The Risk-Benefit Calculations That Went Into The Decision to End the Pause of the J&J COVID-19 Vaccine

Projections of 600-1,400 fewer deaths were set against the risk of 26-45 cases of blood clots.

As expected, the CDC’s Advisory Committee on Immunization Practices voted yesterday to recommend resumption of the use of the Johnson & Johnson vaccine. Shortly afterward, the FDA and the CDC decided to lift the pause on the single-dose vaccine after determining the benefits outweigh the risks. They also issued two fact sheets, one for health professionals and one for people who have received the vaccine, about the risk of what is technically known as thrombosis-thrombocytopenia syndrome (TTS), which is characterized by blood clots (thrombosis) occurring when platelet levels are (thrombocytopenia). Normally, platelets, which are the "sticky" part of the blood that stanch bleeding, help form blood clots.

The 10-4 vote with one abstention came after a presentation about 15 cases of blood clots that have occurred among the 7.98 million people in the U.S. who received the J&J vaccines as of April 21. That works out to .000188%. Slides presented at the committee meeting by Tom Shimabukuro, M.D., M.P.H., MBA, a member of the vaccine safety team of the CDC’s Vaccine Task Force, also mentioned a 16th case affecting a 25-year-old male, but that case occurred in a pre-authorization trial.

All 15 of the blood clot cases detected during the post-authorization period have affected women. Shimabukuro reported that 12 have suffered cerebral venous sinus thrombosis, a rare type of stroke. Three of the women have died and seven are still in the hospital. Two of the women were taking oral contraceptives and seven are obese, according to data presented in Shimabukuro’s slides

Thirteen the 15 cases have been among women, ages 18 to 49, according to Shimabukuro’s presentation. Six were treated with heparin, which is now viewed as possibly contributing to the clotting. (The CDC and the FDA call the J&J vaccine the Janssen vaccine. Janssen is the subsidiary of the company that developed the vaccine.)

Sara Oliver, M.D., M.S.P.H., a CDC scientist and lead of the COVID-19 vaccines work group for the committee, presented risk-benefits calculations for resuming use of the J&J vaccine. The risk-benefit numbers vary depending on the underlying assumptions, including the rate at which the virus is spreading (the more transmission, the greater the benefit of vaccine’s protection against infection) and how many people get the J&J vaccine (the more people who get the vaccine, the greater the number of cases of blood clots). And the calculations in Oliver’s slides considered the J&J vaccine in isolation and did not make head-to-head comparisons with the Pfizer or Moderna vaccines.

The summary of the risk-benefit projections presented by Oliver show that over a six-month period between 26 and 45 cases of the blood clots (shown as TTS on the slides, the initials for thrombosis- thrombocytopenia syndrome) might occur if the vaccine is administered to adults ages 18 and older and depending on the uptake of the vaccine (less uptake would mean fewer cases).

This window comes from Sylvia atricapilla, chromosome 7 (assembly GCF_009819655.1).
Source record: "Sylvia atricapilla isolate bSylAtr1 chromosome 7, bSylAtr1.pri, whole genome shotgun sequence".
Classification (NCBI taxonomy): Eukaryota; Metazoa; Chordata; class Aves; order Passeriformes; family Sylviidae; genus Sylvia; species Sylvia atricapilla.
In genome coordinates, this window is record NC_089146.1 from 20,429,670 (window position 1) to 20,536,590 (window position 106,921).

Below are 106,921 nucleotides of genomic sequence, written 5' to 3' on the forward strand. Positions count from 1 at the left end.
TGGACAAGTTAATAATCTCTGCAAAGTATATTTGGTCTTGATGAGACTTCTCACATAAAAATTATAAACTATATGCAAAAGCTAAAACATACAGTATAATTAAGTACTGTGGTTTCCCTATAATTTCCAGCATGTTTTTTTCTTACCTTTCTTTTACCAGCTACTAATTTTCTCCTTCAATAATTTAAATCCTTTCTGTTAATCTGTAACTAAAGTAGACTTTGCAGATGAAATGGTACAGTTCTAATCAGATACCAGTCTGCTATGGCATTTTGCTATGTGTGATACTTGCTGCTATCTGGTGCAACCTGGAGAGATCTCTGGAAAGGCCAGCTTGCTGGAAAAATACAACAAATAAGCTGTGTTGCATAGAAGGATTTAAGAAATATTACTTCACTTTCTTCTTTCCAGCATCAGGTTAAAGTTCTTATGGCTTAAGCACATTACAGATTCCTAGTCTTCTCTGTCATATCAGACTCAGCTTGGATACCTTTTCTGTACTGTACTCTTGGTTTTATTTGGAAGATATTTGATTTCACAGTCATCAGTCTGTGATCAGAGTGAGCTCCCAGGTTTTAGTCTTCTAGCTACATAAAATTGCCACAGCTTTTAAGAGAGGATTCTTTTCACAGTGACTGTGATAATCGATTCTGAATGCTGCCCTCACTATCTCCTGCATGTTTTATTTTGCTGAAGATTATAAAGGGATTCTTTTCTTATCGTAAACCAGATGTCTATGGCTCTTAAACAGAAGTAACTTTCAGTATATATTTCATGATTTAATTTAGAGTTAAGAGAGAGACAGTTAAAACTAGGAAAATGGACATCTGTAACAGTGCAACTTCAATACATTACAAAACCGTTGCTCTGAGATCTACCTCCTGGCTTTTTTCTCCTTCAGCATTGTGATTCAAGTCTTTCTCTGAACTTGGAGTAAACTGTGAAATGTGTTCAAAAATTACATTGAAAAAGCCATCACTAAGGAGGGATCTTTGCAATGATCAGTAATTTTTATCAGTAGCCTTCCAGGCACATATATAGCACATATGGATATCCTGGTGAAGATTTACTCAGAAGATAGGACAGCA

On the benefit side, the projections presented by Oliver show between 600 and 1,400 deaths prevented and between 800 and 3,500 fewer ICU admissions by the J&J vaccine because of the protection afforded against COVID-19. The range reflects different transmission rates: the higher the transmission, the greater the benefit of the vaccine.

Oliver’s group also considered scenarios that would have limited the J&J vaccine to people ages 50 and older because most of blood clots have occurred in women younger than 50. If the vaccine was limited to those 50 and older, then the risk-benefit calculations shown to the committee yesterday show just two to three cases of blood clots, or TTS, occurring with the benefit of 40 to 250 fewer deaths and 300 to 1,000 fewer ICU admissions.

Changing to the assumption to moderate transmission and use of the J &J vaccine at 50% of the rate before the pause, Oliver’s slides show resuming use of the vaccine could results in 26 cases of blood clots over a six-month period among 9.8 million people vaccinated with the offsetting benefit of preventing of 1,435 deaths and 2,236 ICU admissions. Under the same circumstances but with an age limit of people ages 50 and older, Oliver’s slides show a risk-benefit projection of two cases of blood clots occurring among 3.6 million people vaccinated but also less benefit: the prevention of 257 deaths and 779 ICU admissions.

Oliver’s slides also made show risk-benefit comparisons between men and women. Overall men would benefit a little more in terms of prevented death and ICU admissions but have fewer case of blood clots. So, for example, for every million doses of the J&J vaccine, women, ages 18-49, are projected to suffer 15 cases of blood clots while men would suffer just two, according to the calculations presented in Oliver’s slides.

The risk-benefit math might argue for limiting the J&J vaccine by age or sex, and Oliver’s presentation includes a slide discussing the feasibility of recommending the J&J vaccine for specific populations. Among the drawbacks mentioned are providers needing to have different vaccines on hand for different groups, the difficulty of communicating the rationale for selective approval to the public, and the possible worsening of vaccine rate disparities among racial and ethnic groups.